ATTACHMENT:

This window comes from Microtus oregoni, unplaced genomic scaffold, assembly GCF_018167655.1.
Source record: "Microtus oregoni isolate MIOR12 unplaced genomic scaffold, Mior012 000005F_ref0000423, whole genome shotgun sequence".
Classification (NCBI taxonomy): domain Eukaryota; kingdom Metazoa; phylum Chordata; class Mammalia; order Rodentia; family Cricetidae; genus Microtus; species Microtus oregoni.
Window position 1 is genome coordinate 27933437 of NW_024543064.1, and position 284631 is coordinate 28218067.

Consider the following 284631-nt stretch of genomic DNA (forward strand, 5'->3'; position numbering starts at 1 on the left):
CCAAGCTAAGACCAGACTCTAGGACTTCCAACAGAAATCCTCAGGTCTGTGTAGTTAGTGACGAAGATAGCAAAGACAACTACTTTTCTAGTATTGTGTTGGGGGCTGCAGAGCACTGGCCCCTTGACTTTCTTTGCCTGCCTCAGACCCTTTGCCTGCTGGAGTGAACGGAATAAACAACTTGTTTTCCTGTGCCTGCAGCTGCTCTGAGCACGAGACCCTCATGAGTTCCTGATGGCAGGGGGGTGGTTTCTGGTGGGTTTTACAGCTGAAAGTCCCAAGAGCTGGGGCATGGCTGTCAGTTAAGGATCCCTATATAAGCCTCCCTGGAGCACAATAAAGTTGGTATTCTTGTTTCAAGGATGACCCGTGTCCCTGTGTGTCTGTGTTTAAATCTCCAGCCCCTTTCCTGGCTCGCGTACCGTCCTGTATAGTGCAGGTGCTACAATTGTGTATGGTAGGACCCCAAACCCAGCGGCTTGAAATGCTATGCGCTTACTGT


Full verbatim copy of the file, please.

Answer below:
This window comes from Microtus oregoni, unplaced genomic scaffold, assembly GCF_018167655.1.
Source record: "Microtus oregoni isolate MIOR12 unplaced genomic scaffold, Mior012 000005F_ref0000423, whole genome shotgun sequence".
Classification (NCBI taxonomy): domain Eukaryota; kingdom Metazoa; phylum Chordata; class Mammalia; order Rodentia; family Cricetidae; genus Microtus; species Microtus oregoni.
Window position 1 is genome coordinate 27933437 of NW_024543064.1, and position 284631 is coordinate 28218067.

Consider the following 284631-nt stretch of genomic DNA (forward strand, 5'->3'; position numbering starts at 1 on the left):
CCAAGCTAAGACCAGACTCTAGGACTTCCAACAGAAATCCTCAGGTCTGTGTAGTTAGTGACGAAGATAGCAAAGACAACTACTTTTCTAGTATTGTGTTGGGGGCTGCAGAGCACTGGCCCCTTGACTTTCTTTGCCTGCCTCAGACCCTTTGCCTGCTGGAGTGAACGGAATAAACAACTTGTTTTCCTGTGCCTGCAGCTGCTCTGAGCACGAGACCCTCATGAGTTCCTGATGGCAGGGGGGTGGTTTCTGGTGGGTTTTACAGCTGAAAGTCCCAAGAGCTGGGGCATGGCTGTCAGTTAAGGATCCCTATATAAGCCTCCCTGGAGCACAATAAAGTTGGTATTCTTGTTTCAAGGATGACCCGTGTCCCTGTGTGTCTGTGTTTAAATCTCCAGCCCCTTTCCTGGCTCGCGTACCGTCCTGTATAGTGCAGGTGCTACAATTGTGTATGGTAGGACCCCAAACCCAGCGGCTTGAAATGCTATGCGCTTACTGT